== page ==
Am I reading too much into this? Perhaps Cervantes wasn’t lying when he claimed that he only intended to write a flippant parody of the books of fantasy that were all the rage in his time, and perhaps, as Borges says, posterity has been kind to him, and has invested his farce with respectability and genius.

Upon Cervantes’ lofty verse: “Vive Dios, que me espanta esta grandeza!” (By God, this greatness terrifies me!) … when the inventor and storyteller of Don Quixote wrote it, vive Dios was as ordinary an exclamation as ‘my goodness’. And ‘terrify’ meant ‘astonish’. I suspect that his contemporaries would have felt it to mean, ‘How this device astonishes me!’ or something similar. It is firm and tidy in our eyes. Time – Cervantes’ friend – has sagely revised his drafts

No, Cervantes’ portraiture of personality – both Quixote’s and the immortal Sancho Panza’s – is too intricate and utterly masterful, to be accidental. But did he intend Don Quixote to be a literary masterpiece or light bedside reading? I don’t know that it matters, but this brings us back to the original question.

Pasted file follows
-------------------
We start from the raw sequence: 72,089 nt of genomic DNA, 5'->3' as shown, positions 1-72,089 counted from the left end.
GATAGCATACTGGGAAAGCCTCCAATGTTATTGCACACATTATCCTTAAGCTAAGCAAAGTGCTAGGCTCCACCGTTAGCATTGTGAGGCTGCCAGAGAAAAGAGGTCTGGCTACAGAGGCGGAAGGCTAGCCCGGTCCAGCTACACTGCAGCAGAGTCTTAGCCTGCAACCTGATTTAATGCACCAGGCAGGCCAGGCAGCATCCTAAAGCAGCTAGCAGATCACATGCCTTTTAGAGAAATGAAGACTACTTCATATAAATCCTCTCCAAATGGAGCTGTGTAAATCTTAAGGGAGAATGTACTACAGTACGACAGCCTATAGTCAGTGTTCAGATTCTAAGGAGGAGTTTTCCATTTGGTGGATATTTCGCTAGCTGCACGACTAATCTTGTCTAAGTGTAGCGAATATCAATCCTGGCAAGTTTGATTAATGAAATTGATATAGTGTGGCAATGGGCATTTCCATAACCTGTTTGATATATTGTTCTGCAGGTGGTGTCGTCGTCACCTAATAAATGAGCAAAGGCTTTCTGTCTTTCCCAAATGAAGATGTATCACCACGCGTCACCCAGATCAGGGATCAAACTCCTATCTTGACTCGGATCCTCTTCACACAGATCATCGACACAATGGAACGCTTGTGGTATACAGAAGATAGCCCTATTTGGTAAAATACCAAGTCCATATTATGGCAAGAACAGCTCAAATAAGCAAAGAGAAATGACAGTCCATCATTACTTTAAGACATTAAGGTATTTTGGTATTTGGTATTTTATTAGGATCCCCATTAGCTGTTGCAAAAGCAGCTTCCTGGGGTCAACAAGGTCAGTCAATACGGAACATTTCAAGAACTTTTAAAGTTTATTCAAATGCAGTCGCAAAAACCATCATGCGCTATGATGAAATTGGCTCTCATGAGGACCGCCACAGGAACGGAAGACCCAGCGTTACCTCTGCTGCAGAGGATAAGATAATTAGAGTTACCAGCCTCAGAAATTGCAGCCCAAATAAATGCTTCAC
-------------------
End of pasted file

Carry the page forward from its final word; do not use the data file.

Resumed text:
It is this clumsiness of style, this sophistication of psychology, this lack of structure, this obsessive self-reference, that have caused the wide spectrum of opinion between those who venerate Quixote and those who are dismissive of it. To add to these are startling differences of quality and tone in translations, which can make or break a book for a foreign audience.

The book begins:

En un lugar de la Mancha de cuyo nombre no quiero acordarme, no ha mucho tiempo que vivía un hidalgo …

Peter Motteux translates it thus: “At a certain village in La Mancha, which I shall not name, lived not long ago one of those old-fashioned gentlemen …” John Ormsby begins: “In a village of La Mancha, the name of which I have no desire to call to mind, there lived not long since one of those gentlemen …” Which one would you rather read? By the way, Peter Motteux’s early and influential translation also projected Quixote purely as a buffoon, leading to at least some of the perception in the English-speaking world.

Tour de force or puerility? I’d go with the former, based on the Ormsby version; but what would Cervantes say? If forced to pronounce judgment on himself, I think Cervantes would quote his own hero and say: “Let each say what he will, for if … I am taken to task by the ignorant, I shall not be censured by the critical.